To kick off this episode of Food Network Star, we dive into the world of food hacks. A food "hack" is when you use a utensil for a purpose other than for what it is intended. I feel like we all have our own food hacks at home, such as using an iron as a panini sandwich press or repurposing a wine bottle as a rolling pin. This challenge revolves around one of the most-important skills for a food star: how to think quickly on your feet and be resourceful. My hack? Use a stovetop burner as a makeshift broiler and char whole bell peppers (on all sides). Peel the skin and toss the pepper with a little red wine vinegar, oregano and olive oil. Delicious. Sometimes you can make great food by "burning" it and making it your own, and sometimes, well, you just get burned. (Check out more of my ideas for kitchen hacks above: rubber-banded pickle jars, floating eggs and others.)
by Alex Guarnaschelli in Food Network Star, Recap, June 6, 2016
What's more nerve-racking than live TV? On Food Network, I can handily say, not much. You make a mistake, you miss a line, you don't describe your food ... guess what? You don't get a second chance. It's out there forever, and I don't think our Food Network Star finalists are ready for writing their story in indelible ink. Food Network is an ever-changing hotbed of cooking trends and new ingredients. For the initial challenge, Bobby Flay and Giada De Laurentiis divide the remaining nine finalists into three groups of three. Ana, Erin and Rob tackle the hot list of new spices and ingredients, while Jernard, Yaku and Monterey are in the "Frugal Is Fashionable" department and cook with a portion of ingredients we Americans might commonly throw away, such as broccoli stems, cauliflower cores and stems. The third team, comprised of Damiano, Joy and Tregaye, has to cook a whole meal on one sheet pan.
The moment of truth?
by Alex Guarnaschelli in Food Network Star, Recap, May 30, 2016
This week’s Food Network Star integrates the important world of Food Network Magazine with developing an important muscle for any burgeoning food star. That muscle? "Flexing" written recipes and food images to engage viewers and make them eat with their eyes. The challenge? Create an "original" dish based on a proposed recipe title. Giada and Bobby offered the following titles: "Batter Up" (Joy), "Crab Appeal" (Yaku), "Mount Everzest (Tregaye), "Better Off Bread" (Monterey), "Meat Me Halfway" (Martita), "For Heaven’s Flake" (Erin), "Cold-Hearted Cake" (Rob), "Hot or Not" (Damiano), "Sea and Be Seen" (Jernard) and "Carved for Attention" (Ana). I definitely felt some of these were harder to visually convey with food. While "Cold-Hearted Cake" could be illustrated with heart-shaped cake, and "Mount Everzest" could be sculpted into something mountainous with lots of citrus zests, "Sea and Be Seen" and "Meat Me Halfway" were not good matches for Jernard or Martita, respectively. The added catch? If esteemed judge and Food Network Magazine Editor-in-Chief Maile Carpenter didn’t connect the title and the food, the judges wouldn’t taste it! That’s rough. Can you imagine if you made a dish and no one ate it? Jernard, Martita and Monterey suffered this fate. The winner? Tregaye. Her tasty Lobster Bread Pudding gave the judges the clearest connection among the title, food and ingredients. This challenge win left Tregaye with an advantage.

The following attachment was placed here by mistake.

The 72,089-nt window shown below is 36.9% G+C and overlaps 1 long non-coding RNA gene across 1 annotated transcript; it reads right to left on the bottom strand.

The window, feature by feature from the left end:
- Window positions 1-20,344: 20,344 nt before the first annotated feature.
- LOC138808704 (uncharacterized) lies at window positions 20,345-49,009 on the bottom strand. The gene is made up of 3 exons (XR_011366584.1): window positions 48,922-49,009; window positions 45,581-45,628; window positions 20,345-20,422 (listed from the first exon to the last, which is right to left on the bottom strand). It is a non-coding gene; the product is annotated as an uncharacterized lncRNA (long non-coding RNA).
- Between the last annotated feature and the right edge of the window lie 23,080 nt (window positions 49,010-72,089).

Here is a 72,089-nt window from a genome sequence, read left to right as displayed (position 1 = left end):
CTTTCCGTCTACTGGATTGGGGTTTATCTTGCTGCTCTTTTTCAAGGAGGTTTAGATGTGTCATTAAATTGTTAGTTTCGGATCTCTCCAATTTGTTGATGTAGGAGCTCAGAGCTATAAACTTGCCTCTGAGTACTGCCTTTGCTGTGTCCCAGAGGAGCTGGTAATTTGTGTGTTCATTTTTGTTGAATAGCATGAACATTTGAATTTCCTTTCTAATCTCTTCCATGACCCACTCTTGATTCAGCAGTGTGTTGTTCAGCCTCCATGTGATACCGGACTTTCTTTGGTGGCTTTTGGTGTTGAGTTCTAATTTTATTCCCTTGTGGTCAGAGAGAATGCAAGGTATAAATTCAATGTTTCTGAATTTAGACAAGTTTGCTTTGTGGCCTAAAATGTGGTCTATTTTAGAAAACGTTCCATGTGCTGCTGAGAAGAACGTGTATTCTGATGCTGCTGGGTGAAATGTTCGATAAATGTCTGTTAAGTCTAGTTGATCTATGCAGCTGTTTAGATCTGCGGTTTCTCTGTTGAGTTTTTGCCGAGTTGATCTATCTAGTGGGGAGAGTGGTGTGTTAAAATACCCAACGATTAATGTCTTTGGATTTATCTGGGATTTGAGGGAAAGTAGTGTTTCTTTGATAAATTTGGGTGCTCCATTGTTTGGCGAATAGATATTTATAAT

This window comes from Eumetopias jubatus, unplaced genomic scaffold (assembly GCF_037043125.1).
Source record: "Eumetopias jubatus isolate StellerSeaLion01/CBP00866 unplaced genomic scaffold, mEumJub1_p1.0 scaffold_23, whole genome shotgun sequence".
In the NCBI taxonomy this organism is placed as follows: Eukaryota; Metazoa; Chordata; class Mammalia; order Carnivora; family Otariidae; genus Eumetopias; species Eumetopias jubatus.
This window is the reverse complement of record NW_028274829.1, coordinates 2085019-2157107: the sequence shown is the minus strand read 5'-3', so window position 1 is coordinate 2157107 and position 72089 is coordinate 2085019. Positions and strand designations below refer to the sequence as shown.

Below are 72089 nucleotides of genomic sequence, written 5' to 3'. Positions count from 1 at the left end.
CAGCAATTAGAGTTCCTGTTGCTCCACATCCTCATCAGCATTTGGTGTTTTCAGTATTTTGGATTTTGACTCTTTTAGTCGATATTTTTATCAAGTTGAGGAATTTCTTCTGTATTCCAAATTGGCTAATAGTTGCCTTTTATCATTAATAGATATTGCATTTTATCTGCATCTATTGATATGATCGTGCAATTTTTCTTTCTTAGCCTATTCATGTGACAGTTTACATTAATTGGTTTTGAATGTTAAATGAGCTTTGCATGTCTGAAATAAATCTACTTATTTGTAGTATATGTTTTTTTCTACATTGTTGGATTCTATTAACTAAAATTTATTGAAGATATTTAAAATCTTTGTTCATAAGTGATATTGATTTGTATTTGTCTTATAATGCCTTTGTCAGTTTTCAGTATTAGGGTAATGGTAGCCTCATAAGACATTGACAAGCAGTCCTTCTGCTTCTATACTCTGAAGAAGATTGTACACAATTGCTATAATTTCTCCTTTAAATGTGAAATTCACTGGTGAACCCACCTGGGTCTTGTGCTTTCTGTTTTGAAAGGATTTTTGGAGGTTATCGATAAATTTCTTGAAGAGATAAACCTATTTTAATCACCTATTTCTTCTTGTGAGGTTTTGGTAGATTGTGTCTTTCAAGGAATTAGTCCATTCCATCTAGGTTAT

by Alex Guarnaschelli in Food Network Star, Recap, May 23, 2016
What a mash-up of an episode! A challenge where our beloved Food Network Star finalists work in pairs? Fun, right? Just hide behind your teammate if your food or presentation is weak. That sounds good, right? Hmmm. Maybe. If you haven't seen the premiere episode yet, we're about to break down each finalist's performance, so don't read any further until you watch.
There’s always so much hype and nerves when a competition gets off the ground. You sit in the greenroom with all the other contestants, laughing (and, in my case, devouring several bags of BBQ potato chips ... ) and chatting about where you’re from and what you cook. A blast of chilled air runs through the room as soon as the producer enters. It goes from a fun little meet 'n' greet to an unsolved "whodunit" mystery in a hot second. The most-important aspect of the first episode is getting a look at each contender before elimination. What difference does elimination make, you wonder? Well, as soon as someone gets sent home, a door on complete, free expression and disclosure closes. Contestants fear every little comment they make to the judges. Every sprig of parsley, every lemon wedge could be the wrong move and land them on the next flight home. And, let’s face it: Being the first person sent home is always an added kicker. Contestants on Chopped will say to the judges: "I don’t mind not winning. I just don’t want to go home in the first round." That’s only partially true. EVERYONE wants to win. The stakes are particularly high here because the winner has accolades, bragging rights and a shot at a great culinary future on television!